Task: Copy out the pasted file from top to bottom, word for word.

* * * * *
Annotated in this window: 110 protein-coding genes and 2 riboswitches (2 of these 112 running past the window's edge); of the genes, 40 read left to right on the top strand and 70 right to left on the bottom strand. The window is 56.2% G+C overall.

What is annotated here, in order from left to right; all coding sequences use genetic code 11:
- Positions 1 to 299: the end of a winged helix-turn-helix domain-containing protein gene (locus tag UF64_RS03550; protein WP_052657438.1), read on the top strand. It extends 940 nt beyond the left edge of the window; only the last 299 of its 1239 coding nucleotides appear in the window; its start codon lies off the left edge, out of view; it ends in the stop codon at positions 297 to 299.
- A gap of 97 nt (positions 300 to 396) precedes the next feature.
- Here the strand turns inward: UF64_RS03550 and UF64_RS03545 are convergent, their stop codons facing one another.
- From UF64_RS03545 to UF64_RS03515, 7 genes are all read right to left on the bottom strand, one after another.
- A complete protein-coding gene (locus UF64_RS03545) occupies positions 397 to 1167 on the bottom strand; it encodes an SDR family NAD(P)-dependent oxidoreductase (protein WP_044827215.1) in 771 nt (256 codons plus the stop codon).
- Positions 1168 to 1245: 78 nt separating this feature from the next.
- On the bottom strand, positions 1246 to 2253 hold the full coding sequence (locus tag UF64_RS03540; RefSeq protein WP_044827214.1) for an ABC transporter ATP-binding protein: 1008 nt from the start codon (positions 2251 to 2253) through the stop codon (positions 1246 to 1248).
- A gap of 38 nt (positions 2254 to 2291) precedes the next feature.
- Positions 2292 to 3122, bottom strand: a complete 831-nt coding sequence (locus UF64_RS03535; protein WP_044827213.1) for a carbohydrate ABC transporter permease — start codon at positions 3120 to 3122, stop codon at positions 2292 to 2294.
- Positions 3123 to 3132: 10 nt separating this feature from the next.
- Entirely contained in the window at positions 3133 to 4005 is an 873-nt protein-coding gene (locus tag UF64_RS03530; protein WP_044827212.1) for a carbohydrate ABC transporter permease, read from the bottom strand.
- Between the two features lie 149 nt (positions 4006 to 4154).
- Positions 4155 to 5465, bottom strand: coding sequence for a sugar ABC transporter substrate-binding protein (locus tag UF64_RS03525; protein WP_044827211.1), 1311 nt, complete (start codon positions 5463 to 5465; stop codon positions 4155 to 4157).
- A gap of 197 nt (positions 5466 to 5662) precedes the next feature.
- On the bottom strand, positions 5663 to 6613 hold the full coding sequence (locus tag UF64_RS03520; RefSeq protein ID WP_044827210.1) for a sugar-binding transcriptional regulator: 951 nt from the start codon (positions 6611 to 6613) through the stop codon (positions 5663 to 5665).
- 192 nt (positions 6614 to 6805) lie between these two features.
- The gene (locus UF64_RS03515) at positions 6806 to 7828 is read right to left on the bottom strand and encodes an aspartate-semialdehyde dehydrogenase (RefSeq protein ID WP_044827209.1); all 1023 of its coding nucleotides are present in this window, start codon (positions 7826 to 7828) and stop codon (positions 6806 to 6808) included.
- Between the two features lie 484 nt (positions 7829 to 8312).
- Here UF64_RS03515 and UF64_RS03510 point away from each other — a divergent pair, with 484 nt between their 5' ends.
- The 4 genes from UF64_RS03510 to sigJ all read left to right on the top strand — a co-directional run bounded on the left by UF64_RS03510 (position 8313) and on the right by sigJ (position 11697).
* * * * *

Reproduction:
Annotated in this window: 110 protein-coding genes and 2 riboswitches (2 of these 112 running past the window's edge); of the genes, 40 read left to right on the top strand and 70 right to left on the bottom strand. The window is 56.2% G+C overall.

What is annotated here, in order from left to right; all coding sequences use genetic code 11:
- Positions 1 to 299: the end of a winged helix-turn-helix domain-containing protein gene (locus tag UF64_RS03550; protein WP_052657438.1), read on the top strand. It extends 940 nt beyond the left edge of the window; only the last 299 of its 1239 coding nucleotides appear in the window; its start codon lies off the left edge, out of view; it ends in the stop codon at positions 297 to 299.
- A gap of 97 nt (positions 300 to 396) precedes the next feature.
- Here the strand turns inward: UF64_RS03550 and UF64_RS03545 are convergent, their stop codons facing one another.
- From UF64_RS03545 to UF64_RS03515, 7 genes are all read right to left on the bottom strand, one after another.
- A complete protein-coding gene (locus UF64_RS03545) occupies positions 397 to 1167 on the bottom strand; it encodes an SDR family NAD(P)-dependent oxidoreductase (protein WP_044827215.1) in 771 nt (256 codons plus the stop codon).
- Positions 1168 to 1245: 78 nt separating this feature from the next.
- On the bottom strand, positions 1246 to 2253 hold the full coding sequence (locus tag UF64_RS03540; RefSeq protein WP_044827214.1) for an ABC transporter ATP-binding protein: 1008 nt from the start codon (positions 2251 to 2253) through the stop codon (positions 1246 to 1248).
- A gap of 38 nt (positions 2254 to 2291) precedes the next feature.
- Positions 2292 to 3122, bottom strand: a complete 831-nt coding sequence (locus UF64_RS03535; protein WP_044827213.1) for a carbohydrate ABC transporter permease — start codon at positions 3120 to 3122, stop codon at positions 2292 to 2294.
- Positions 3123 to 3132: 10 nt separating this feature from the next.
- Entirely contained in the window at positions 3133 to 4005 is an 873-nt protein-coding gene (locus tag UF64_RS03530; protein WP_044827212.1) for a carbohydrate ABC transporter permease, read from the bottom strand.
- Between the two features lie 149 nt (positions 4006 to 4154).
- Positions 4155 to 5465, bottom strand: coding sequence for a sugar ABC transporter substrate-binding protein (locus tag UF64_RS03525; protein WP_044827211.1), 1311 nt, complete (start codon positions 5463 to 5465; stop codon positions 4155 to 4157).
- A gap of 197 nt (positions 5466 to 5662) precedes the next feature.
- On the bottom strand, positions 5663 to 6613 hold the full coding sequence (locus tag UF64_RS03520; RefSeq protein ID WP_044827210.1) for a sugar-binding transcriptional regulator: 951 nt from the start codon (positions 6611 to 6613) through the stop codon (positions 5663 to 5665).
- 192 nt (positions 6614 to 6805) lie between these two features.
- The gene (locus UF64_RS03515) at positions 6806 to 7828 is read right to left on the bottom strand and encodes an aspartate-semialdehyde dehydrogenase (RefSeq protein ID WP_044827209.1); all 1023 of its coding nucleotides are present in this window, start codon (positions 7826 to 7828) and stop codon (positions 6806 to 6808) included.
- Between the two features lie 484 nt (positions 7829 to 8312).
- Here UF64_RS03515 and UF64_RS03510 point away from each other — a divergent pair, with 484 nt between their 5' ends.
- The 4 genes from UF64_RS03510 to sigJ all read left to right on the top strand — a co-directional run bounded on the left by UF64_RS03510 (position 8313) and on the right by sigJ (position 11697).